This week’s featured piece is the Eastwood chair. This reading chair is in the living room, with the hexagonal library table, the #2341 Morris chair and the big library table.
#347 Eastwood chair
Dimensions: 36″ W x 37″ H x 31 1/2″ D
Date: Ca 1912
Mark: Burned-in joiner’s compass
Designer: Attributed to LaMont Warner
Gift by Paul Fiore to The Craftsman Farms Foundation
In 1972, when Robert Judson Clark interviewed Stickley’s oldest daughter, Barbara Wiles, she said her father “read all the while,” favoring art books and biographies. It is tempting to think that Stickley retreated to the capacious embrace of his Eastwood chair at the north end of the log house living room to do that reading, but we can only guess whether that was true. Still, he seems to have had an Eastwood chair in his Syracuse home as well as at Craftsman Farms, enough evidence to suggest that he favored this design. The present example is not original to the house.
This forthright, out-sized armchair is an emphatically self-confident American product, but its roots lie in a diminutive British armchair that appeared in a 1901 catalog of furniture designed by the architect M. H. Baillie Scott. Yet Stickley’s designers re-imagined the scale and structure and functional qualities of that chair so thoroughly that they made it wholly a Craftsman product. The Eastwood chair was first made in late 1901, but its massiveness and rectilinearity have little in common with many Stickley pieces produced that year and instead point the way to the 1902 designs that mark the high point of Craftsman furniture production. Given Stickley’s superb eye for visually harmonious forms, it is not surprising that he placed his Eastwood chair in the log house living room next to a substantial, largely rectilinear, and evidently one-of-a-kind oak and leather-upholstered settle, a design typical of his best 1902 furniture.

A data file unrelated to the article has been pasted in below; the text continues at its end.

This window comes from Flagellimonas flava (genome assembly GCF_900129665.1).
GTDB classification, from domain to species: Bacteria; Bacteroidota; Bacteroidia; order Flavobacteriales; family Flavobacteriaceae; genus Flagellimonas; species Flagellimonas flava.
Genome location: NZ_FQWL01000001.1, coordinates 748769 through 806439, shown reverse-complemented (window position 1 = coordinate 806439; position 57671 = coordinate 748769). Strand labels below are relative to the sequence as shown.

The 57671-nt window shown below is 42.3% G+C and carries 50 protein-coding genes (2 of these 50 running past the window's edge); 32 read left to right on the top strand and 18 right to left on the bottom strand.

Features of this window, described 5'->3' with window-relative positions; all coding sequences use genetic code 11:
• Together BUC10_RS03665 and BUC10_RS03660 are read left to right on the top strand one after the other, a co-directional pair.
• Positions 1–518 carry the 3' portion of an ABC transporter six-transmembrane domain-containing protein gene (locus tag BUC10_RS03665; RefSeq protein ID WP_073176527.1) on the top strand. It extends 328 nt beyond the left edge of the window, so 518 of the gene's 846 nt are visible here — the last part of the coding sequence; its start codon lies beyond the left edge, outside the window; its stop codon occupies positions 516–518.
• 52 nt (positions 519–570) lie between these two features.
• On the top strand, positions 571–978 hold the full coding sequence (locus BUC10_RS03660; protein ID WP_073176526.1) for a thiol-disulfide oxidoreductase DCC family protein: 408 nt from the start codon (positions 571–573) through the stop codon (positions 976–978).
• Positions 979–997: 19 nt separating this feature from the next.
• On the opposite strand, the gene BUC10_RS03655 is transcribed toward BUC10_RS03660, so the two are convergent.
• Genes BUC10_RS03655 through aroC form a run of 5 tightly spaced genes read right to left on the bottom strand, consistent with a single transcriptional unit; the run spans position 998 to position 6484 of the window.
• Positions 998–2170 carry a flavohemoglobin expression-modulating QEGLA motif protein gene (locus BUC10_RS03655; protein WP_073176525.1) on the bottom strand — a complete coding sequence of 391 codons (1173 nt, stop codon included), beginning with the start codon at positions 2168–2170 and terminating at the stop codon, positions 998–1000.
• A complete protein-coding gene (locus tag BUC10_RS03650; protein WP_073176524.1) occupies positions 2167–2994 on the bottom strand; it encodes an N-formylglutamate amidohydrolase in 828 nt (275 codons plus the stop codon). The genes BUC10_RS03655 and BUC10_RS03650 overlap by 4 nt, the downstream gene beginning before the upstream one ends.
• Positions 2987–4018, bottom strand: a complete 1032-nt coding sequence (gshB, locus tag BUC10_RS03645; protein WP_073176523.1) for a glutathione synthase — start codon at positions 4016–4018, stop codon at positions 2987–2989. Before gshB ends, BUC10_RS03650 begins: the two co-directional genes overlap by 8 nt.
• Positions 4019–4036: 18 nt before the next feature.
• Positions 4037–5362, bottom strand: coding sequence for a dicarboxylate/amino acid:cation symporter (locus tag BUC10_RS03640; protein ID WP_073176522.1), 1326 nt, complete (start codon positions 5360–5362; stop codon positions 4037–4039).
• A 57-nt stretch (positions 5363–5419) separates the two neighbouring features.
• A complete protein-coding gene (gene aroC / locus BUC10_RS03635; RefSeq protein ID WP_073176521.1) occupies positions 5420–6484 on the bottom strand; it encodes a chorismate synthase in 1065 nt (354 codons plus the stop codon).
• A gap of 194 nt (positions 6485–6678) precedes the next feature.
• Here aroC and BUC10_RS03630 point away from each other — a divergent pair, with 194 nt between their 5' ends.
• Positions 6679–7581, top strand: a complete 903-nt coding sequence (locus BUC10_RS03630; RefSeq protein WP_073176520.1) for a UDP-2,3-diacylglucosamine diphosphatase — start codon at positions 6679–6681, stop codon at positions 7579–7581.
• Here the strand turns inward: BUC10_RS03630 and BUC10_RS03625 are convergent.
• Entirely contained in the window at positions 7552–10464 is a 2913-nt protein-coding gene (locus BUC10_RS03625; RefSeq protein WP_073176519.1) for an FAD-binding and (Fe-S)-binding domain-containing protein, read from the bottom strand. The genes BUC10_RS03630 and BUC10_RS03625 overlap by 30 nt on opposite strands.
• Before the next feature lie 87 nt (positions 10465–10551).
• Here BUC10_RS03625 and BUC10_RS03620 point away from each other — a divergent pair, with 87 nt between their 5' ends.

Its visual refinements are few. It does have, however, inverted V-form arches that span the undersides of the arms as well as light catching “clipped corners” at the arms’ front ends.
The bowed, horizontal back slats elegantly angle into the rear stiles, but the back cushion hides this subtle detail.
The Eastwood chair has little articulated joinery. The front legs are mortised through the arms, but otherwise there are no revealed tenons. The mortise and tenon joints that fasten the legs to the stretchers are hidden, though they are locked together with visible dowels that punctuate the surface. But there are none of Stickley’s favored tenon-and-key joints and, except for those on the arms, there are no revealed tenons standing proud of any wooden surface of this chair. Yet the Eastwood chair in its entirety is an expression of pure structure: strong, over scale oak planks arranged into straight horizontal and vertical lines. It may be first and foremost a chair meant for comfort, but it is also a powerful composition of rectangles, and the size and shape and interrelationship of its rectangular solids and voids create a visually satisfying composition. Though to some eyes the Eastwood chair is too big and boxy, its design manages to be both viscerally satisfying and highly sophisticated.
Have you seen all the other featured pieces from our collection?